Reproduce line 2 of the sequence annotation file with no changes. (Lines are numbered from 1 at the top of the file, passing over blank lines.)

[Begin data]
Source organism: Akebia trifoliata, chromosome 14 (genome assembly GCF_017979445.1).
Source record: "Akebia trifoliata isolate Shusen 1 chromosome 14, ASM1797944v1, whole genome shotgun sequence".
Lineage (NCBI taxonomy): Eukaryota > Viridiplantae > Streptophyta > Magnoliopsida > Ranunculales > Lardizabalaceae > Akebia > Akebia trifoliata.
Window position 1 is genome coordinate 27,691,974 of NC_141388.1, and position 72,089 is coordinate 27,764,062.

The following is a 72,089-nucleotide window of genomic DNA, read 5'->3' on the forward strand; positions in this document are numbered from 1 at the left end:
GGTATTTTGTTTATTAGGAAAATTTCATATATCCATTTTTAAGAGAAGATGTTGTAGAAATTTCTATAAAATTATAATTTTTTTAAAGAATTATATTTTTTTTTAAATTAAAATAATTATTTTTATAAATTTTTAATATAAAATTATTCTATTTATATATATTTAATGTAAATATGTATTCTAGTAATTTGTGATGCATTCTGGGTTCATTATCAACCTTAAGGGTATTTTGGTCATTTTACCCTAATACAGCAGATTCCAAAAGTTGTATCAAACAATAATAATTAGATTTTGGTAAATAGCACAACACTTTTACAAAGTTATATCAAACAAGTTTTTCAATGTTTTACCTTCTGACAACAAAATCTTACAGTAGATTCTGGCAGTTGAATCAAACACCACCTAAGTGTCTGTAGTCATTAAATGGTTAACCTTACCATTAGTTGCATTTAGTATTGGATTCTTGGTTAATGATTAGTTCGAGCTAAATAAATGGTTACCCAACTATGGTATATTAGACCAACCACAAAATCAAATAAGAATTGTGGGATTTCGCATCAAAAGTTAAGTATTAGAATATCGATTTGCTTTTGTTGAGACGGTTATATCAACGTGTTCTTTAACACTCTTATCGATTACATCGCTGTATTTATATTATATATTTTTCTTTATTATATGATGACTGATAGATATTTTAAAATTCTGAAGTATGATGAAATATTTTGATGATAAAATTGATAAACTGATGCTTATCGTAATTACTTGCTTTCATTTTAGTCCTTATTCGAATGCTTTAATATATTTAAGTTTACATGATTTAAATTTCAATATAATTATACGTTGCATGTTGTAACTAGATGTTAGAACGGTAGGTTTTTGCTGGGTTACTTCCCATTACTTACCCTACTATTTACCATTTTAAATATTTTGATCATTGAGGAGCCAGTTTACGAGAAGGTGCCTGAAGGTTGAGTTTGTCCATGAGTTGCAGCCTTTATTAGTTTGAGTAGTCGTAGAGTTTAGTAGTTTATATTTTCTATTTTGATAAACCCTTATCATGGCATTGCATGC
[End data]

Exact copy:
Source record: "Akebia trifoliata isolate Shusen 1 chromosome 14, ASM1797944v1, whole genome shotgun sequence".